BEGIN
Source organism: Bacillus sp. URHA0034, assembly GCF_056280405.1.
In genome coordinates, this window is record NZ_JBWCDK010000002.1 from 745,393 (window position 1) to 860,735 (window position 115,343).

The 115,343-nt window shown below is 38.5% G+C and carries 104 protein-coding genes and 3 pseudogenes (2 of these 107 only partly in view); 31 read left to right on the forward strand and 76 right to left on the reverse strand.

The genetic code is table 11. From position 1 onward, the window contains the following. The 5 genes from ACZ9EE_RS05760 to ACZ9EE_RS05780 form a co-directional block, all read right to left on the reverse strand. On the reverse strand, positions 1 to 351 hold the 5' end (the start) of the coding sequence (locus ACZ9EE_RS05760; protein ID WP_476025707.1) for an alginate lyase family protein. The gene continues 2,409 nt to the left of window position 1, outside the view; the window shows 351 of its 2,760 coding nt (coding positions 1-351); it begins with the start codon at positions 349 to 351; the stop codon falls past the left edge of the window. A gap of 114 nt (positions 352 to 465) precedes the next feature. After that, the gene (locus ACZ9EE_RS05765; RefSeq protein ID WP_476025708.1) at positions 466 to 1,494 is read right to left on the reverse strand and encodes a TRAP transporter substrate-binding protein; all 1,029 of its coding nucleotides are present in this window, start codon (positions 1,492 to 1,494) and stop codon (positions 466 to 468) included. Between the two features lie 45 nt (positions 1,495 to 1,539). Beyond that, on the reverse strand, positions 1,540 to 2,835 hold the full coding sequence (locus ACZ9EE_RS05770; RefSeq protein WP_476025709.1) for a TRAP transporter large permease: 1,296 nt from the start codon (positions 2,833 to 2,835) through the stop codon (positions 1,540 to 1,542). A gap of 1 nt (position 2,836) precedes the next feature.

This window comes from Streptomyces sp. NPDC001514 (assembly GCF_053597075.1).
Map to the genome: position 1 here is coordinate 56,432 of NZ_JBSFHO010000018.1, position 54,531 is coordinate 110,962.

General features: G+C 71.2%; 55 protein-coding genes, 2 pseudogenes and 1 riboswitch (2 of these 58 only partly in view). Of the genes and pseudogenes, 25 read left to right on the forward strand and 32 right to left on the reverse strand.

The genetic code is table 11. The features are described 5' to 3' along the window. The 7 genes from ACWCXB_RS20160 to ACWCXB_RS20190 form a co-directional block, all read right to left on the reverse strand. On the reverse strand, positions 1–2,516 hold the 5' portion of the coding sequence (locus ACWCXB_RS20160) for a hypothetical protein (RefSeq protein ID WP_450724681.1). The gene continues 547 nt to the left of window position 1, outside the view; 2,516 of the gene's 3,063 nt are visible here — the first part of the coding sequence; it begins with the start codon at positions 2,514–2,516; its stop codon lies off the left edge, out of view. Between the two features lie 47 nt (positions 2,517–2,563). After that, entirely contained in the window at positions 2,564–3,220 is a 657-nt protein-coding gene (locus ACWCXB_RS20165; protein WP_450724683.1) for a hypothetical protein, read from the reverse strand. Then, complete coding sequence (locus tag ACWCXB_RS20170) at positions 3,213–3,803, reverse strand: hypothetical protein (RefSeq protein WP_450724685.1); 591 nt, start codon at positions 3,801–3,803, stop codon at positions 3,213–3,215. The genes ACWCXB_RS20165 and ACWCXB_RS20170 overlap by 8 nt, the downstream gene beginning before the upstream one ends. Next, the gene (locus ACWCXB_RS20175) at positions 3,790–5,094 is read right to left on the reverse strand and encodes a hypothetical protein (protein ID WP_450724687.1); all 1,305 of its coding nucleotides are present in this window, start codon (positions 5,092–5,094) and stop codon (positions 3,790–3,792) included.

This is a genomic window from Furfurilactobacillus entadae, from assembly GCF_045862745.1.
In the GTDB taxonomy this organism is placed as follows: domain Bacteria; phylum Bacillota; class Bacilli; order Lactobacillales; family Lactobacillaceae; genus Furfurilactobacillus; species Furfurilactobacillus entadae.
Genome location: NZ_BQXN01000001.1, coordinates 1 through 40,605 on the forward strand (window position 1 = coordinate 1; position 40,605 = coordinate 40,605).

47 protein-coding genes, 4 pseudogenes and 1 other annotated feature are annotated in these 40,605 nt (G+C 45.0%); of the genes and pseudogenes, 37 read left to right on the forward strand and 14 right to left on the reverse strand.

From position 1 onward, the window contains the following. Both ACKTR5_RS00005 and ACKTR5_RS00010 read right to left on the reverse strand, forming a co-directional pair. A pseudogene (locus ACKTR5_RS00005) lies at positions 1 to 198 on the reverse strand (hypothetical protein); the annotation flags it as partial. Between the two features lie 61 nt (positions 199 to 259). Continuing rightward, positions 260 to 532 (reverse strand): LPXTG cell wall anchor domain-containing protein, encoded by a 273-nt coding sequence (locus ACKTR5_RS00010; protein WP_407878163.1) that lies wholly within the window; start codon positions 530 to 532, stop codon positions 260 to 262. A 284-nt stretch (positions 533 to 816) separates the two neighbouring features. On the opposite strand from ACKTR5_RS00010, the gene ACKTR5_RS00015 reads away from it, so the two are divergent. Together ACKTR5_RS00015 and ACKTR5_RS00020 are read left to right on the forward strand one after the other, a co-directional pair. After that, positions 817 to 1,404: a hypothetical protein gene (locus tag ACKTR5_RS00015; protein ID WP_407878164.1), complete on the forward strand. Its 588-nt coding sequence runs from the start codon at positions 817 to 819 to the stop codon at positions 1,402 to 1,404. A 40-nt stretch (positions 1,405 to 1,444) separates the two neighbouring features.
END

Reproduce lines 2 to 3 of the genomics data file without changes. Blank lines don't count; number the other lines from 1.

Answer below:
In genome coordinates, this window is record NZ_JBWCDK010000002.1 from 745,393 (window position 1) to 860,735 (window position 115,343).

The 115,343-nt window shown below is 38.5% G+C and carries 104 protein-coding genes and 3 pseudogenes (2 of these 107 only partly in view); 31 read left to right on the forward strand and 76 right to left on the reverse strand.